Author Jordan Ferguson

Jordan Ferguson is a lifelong pop culture fan, and would probably never leave his couch if he could get away with it. When he isn’t wasting time “practicing law" in Los Angeles, he writes about film, television, and music. In addition to serving as TV Editor and Senior Staff Film Critic for Next Projection, Jordan is a contributor to various outlets, including his own personal site, Review To Be Named (where he still writes sometimes, promise). Check out more of his work at, follow him on twitter @bobchanning, or just yell really loudly on the street. Don’t worry, he’ll hear.

Mad Men Mad Men Time

There’s something about losing that lends everything permanence. Victory is fleeting, and leads only to arrogant plans for the next big conquest. Defeat, though, is sobering. Defeat is a small reminder of mortality, a tiny inkling of the biggest battle you’re ever going to lose.

Game of Thrones GoT High Sparrow

Status is a slippery thing. It is not something easily gained, nor cleanly maintained. It is not something that can be completely controlled, nor used in exactly the way we might like. Status is a crucial thing for the characters on Game of Thrones, heavily embroiled in their struggles for power and multi-layered manipulations.

Television Americans 1983-2

The Americans has always been a show that renders the scope of history in deeply personal brushstrokes. It’s the Cold War as American marriage, foreign policy as a matter of leverage, global geopolitics conducted in close quarters, where secrets leak and a knife can slide in before you even notice.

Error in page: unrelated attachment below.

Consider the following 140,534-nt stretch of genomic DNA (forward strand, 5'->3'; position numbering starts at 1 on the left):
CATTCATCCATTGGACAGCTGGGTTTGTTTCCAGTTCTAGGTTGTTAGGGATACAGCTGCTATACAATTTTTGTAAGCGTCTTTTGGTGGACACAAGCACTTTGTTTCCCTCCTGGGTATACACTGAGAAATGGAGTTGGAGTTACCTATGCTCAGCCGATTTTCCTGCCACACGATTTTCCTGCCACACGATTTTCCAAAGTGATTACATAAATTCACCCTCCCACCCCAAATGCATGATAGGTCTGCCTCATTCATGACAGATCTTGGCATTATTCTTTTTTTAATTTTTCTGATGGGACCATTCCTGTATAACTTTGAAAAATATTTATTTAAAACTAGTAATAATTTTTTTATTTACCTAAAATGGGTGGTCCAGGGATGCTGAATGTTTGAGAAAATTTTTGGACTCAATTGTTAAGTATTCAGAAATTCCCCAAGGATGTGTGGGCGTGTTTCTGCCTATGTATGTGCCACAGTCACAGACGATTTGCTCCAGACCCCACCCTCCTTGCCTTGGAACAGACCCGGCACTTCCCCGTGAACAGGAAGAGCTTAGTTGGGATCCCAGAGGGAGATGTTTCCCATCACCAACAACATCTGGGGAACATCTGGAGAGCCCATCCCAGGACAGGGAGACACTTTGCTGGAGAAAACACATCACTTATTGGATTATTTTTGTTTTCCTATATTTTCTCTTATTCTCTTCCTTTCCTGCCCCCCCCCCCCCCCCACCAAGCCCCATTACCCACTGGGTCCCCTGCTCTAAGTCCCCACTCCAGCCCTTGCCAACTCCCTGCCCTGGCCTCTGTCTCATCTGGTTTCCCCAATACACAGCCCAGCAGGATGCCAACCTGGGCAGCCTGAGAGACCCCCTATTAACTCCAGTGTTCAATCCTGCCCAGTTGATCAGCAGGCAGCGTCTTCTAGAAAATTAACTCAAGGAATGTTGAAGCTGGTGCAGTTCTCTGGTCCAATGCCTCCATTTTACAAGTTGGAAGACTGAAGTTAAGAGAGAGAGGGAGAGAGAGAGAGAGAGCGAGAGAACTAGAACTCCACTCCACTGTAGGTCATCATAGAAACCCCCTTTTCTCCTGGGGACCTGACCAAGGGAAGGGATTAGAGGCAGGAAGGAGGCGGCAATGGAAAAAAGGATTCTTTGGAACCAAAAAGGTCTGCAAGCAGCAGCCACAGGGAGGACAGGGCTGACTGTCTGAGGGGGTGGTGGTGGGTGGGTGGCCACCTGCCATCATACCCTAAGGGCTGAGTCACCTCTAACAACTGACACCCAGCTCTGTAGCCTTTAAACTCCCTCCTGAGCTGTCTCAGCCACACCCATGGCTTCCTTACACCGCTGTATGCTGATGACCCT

Mad Men mad-men-the-forecast_article_story_large

“We know where we’ve been, we know where we are…but it’s gotta get better. It’s supposed to get better.” Life is a series of moving targets. We set goals, we make plans, we have dreams. We achieve those goals, or we don’t; we watch our plans come to fruition or fall apart; our dreams spring to life or wither on the vine.

Mad Men Mad Men New Business

Mad Men is transparently a show about illusions, but its also, at its core, a show about how spells tend to be broken, how our best efforts to fool ourselves tend to fail. When Peggy Olsen had her baby and Don Draper visited her in the hospital, he told her “It will shock you how much this never happened,” and, to a certain extent, that’s been true.

Good Wife Good Wife Ugly

Much of season six of The Good Wife has taken place within the mind of Alicia Florrick. Even discounting “Mind’s Eye,” which took this premise literally, this has been a stretch of episodes less concerned with the world in which Alicia lives, and more concerned with how she decides to live in it.

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